Does Red Wine Cause Headaches?

Have you ever found yourself enjoying a glass of red wine during dinner only to realize you have a throbbing pain in your head?

It’s been a common question whether or not red wine causes headaches. No one knows the actual cause of the phenomenon, though there are a few theories. 

So why exactly is red wine linked to headaches?

Woman with a headache

Headaches and Alcohol Consumption

Before getting into red wine headache causes, it would be wise first to take a look at alcohol's overall link to headaches.

When you drink alcohol, your blood vessels become dilated, making it easier to become dehydrated, which can cause side effects like headaches.

Drinking more water before consuming alcoholic drinks can help mitigate dehydration and headaches. 

It’s also best to avoid drinking alcohol on an empty stomach. Food with drinks will help absorb alcohol and slow blood dilation.

Now, let’s examine the wine of the hour and a few possible reasons why you might be experiencing those frustrating headaches after sipping.

Why Does Red Wine Give Me a Headache? Infographic

Why Does Red Wine Give Me a Headache?

The types of headaches associated with drinking red wine include migraines and cluster headaches, both of which radiate intense pain around the eye area. 

There are several possible causes for headaches triggered by red wine specifically. Are you allergic to red wine, or is there something else going on?

Red Wine Allergy

If you experience a runny nose, headache, nausea, or rashes when enjoying a glass of red, you may have a red wine allergy.

This happens when the body has trouble breaking down organic properties like histamines, tannins, and sulfites, which will get into later. 

Found in all red grape varieties, these organic compounds remain in the finished wine after winemaking as the grape juice is soaked in the grape skins until fermentation.

Unfortunately, the best way to avoid an allergic reaction to red wine is to simply stop drinking it. 

Luckily, delicate red fruit wines like Rosé and robust white wines like Chardonnay could prove to be wonderful alternatives.

White wines aren’t soaked in grape skins during winemaking, while Rosé wines have minimal grape skin contact.

Buckets of red wine


Have you ever noticed an astringent texture when sipping red wine? This is caused by organic polyphenols known as tannins, found in grape skins, stems, and seeds. Red wines with higher tannins may have been soaked in grape skins, stems, and seeds before fermentation in winemaking. This is known as maceration.

Tannins are also found in black tea and dark chocolate, so if you notice a headache after eating chocolate, tannins may be the cause.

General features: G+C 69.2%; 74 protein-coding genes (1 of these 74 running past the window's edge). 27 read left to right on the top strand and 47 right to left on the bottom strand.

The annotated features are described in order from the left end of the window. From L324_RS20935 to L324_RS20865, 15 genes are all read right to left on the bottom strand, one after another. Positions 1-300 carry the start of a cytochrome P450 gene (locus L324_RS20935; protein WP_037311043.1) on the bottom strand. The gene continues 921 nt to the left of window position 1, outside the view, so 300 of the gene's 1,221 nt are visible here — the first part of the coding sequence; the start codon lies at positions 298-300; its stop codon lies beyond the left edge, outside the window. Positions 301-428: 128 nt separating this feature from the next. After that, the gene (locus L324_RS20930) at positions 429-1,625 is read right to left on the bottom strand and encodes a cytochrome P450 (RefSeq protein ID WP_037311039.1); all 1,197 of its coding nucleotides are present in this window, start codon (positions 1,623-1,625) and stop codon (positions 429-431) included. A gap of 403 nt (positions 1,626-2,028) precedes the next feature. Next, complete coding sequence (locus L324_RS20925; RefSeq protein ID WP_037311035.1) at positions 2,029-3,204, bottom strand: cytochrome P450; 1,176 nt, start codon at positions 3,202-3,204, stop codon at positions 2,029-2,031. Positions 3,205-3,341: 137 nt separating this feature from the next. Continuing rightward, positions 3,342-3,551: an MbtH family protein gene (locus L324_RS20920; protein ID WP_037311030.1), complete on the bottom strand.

This compound is often linked to the release of serotonin in the brain, which could cause headaches.

If you think you might be sensitive to tannins, swap out a robust red wine like Cabernet Sauvignon with lower tannin reds like Pinot Noir.


Like tannins, sulfites (or sulfur dioxide) are another organic compound often associated with wine headaches.

Sulfites are helpful in winemaking as they preserve wine color, promote yeast growth, and protect against rapid wine aging from oxidation.

While no one knows whether sulfites directly cause headaches, a small population may experience sulfite sensitivity, which can cause allergy-like symptoms.

If you’re concerned about sulfites in your wine, seek out low-sulfite options like organic wines.


Histamines are natural chemicals found in the immune system. They are also found in grape skins, making red wine higher in histamines. 

While histamines aren’t bad as they are natural to the body, too many of them can cause allergy-like symptoms.

If you sneeze or tear up after drinking red wine, histamines could be the culprit.

High Alcohol Content

Last but not least, red wine headaches could simply be alcohol headaches.

Alcohol inhibits the enzyme in the gut that breaks down histamines, causing your body to make more histamines, which can cause headaches.

As you can see, alcohol goes beyond dehydration. That said, it’s essential to stay hydrated and make sure you’ve eaten while enjoying your favorite sipper. You can also try spacing out your drinks to just one glass of wine per hour.

If you think it’s the alcohol content causing your headaches, seek out types of wines with lower alcohol, like cool climate varietals.

Pouring a glass of red wine

Are Red Wine Headaches a Myth?

While there’s no hard proof to support that red wine is linked directly to headaches, a few of the factors we mentioned could be causing your head to throb.

If you’re unsure why you may have a headache after drinking red, try alternatives like blush and white wines.

There are also plenty of delicious organic, low-sulfite, and sulfite-free red wine options available. Low alcohol reds like cool climate Pinot Noir could also help with unwanted headaches.

Explore exquisite, affordable wines over at Macy’s Wine Shop.

For more fun facts about the wine world, check out The Wine Blog.